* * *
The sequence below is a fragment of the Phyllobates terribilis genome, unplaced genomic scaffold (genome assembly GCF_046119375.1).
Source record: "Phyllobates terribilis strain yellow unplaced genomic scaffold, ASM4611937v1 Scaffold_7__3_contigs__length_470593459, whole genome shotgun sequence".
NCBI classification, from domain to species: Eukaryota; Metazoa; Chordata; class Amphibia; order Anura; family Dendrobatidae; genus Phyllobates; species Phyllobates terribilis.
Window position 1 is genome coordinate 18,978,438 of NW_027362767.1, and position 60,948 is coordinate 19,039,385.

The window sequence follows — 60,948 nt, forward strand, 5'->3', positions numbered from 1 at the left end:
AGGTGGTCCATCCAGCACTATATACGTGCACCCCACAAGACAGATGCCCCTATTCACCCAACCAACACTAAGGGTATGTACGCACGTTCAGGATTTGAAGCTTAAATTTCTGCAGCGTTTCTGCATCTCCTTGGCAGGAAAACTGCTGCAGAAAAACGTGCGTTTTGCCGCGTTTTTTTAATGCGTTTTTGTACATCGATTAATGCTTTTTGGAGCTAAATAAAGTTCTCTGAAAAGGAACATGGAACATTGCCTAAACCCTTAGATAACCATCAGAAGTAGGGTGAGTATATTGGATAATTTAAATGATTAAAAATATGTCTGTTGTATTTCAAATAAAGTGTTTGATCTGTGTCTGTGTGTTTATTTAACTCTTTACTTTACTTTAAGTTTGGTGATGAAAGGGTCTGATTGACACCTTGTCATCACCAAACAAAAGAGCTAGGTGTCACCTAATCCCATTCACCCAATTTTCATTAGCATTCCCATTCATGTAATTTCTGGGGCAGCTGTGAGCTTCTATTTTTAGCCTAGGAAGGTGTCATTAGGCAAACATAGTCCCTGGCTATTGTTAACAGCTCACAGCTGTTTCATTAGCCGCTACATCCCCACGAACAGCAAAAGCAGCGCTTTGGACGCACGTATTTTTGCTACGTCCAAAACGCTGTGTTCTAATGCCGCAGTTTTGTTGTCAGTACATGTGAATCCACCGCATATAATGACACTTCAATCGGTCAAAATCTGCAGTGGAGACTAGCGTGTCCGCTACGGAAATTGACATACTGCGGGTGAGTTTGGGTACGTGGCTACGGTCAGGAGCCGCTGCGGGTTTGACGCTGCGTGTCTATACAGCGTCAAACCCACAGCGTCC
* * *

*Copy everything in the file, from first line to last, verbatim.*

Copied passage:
The sequence below is a fragment of the Phyllobates terribilis genome, unplaced genomic scaffold (genome assembly GCF_046119375.1).
Source record: "Phyllobates terribilis strain yellow unplaced genomic scaffold, ASM4611937v1 Scaffold_7__3_contigs__length_470593459, whole genome shotgun sequence".
NCBI classification, from domain to species: Eukaryota; Metazoa; Chordata; class Amphibia; order Anura; family Dendrobatidae; genus Phyllobates; species Phyllobates terribilis.
Window position 1 is genome coordinate 18,978,438 of NW_027362767.1, and position 60,948 is coordinate 19,039,385.

The window sequence follows — 60,948 nt, forward strand, 5'->3', positions numbered from 1 at the left end:
AGGTGGTCCATCCAGCACTATATACGTGCACCCCACAAGACAGATGCCCCTATTCACCCAACCAACACTAAGGGTATGTACGCACGTTCAGGATTTGAAGCTTAAATTTCTGCAGCGTTTCTGCATCTCCTTGGCAGGAAAACTGCTGCAGAAAAACGTGCGTTTTGCCGCGTTTTTTTAATGCGTTTTTGTACATCGATTAATGCTTTTTGGAGCTAAATAAAGTTCTCTGAAAAGGAACATGGAACATTGCCTAAACCCTTAGATAACCATCAGAAGTAGGGTGAGTATATTGGATAATTTAAATGATTAAAAATATGTCTGTTGTATTTCAAATAAAGTGTTTGATCTGTGTCTGTGTGTTTATTTAACTCTTTACTTTACTTTAAGTTTGGTGATGAAAGGGTCTGATTGACACCTTGTCATCACCAAACAAAAGAGCTAGGTGTCACCTAATCCCATTCACCCAATTTTCATTAGCATTCCCATTCATGTAATTTCTGGGGCAGCTGTGAGCTTCTATTTTTAGCCTAGGAAGGTGTCATTAGGCAAACATAGTCCCTGGCTATTGTTAACAGCTCACAGCTGTTTCATTAGCCGCTACATCCCCACGAACAGCAAAAGCAGCGCTTTGGACGCACGTATTTTTGCTACGTCCAAAACGCTGTGTTCTAATGCCGCAGTTTTGTTGTCAGTACATGTGAATCCACCGCATATAATGACACTTCAATCGGTCAAAATCTGCAGTGGAGACTAGCGTGTCCGCTACGGAAATTGACATACTGCGGGTGAGTTTGGGTACGTGGCTACGGTCAGGAGCCGCTGCGGGTTTGACGCTGCGTGTCTATACAGCGTCAAACCCACAGCGTCC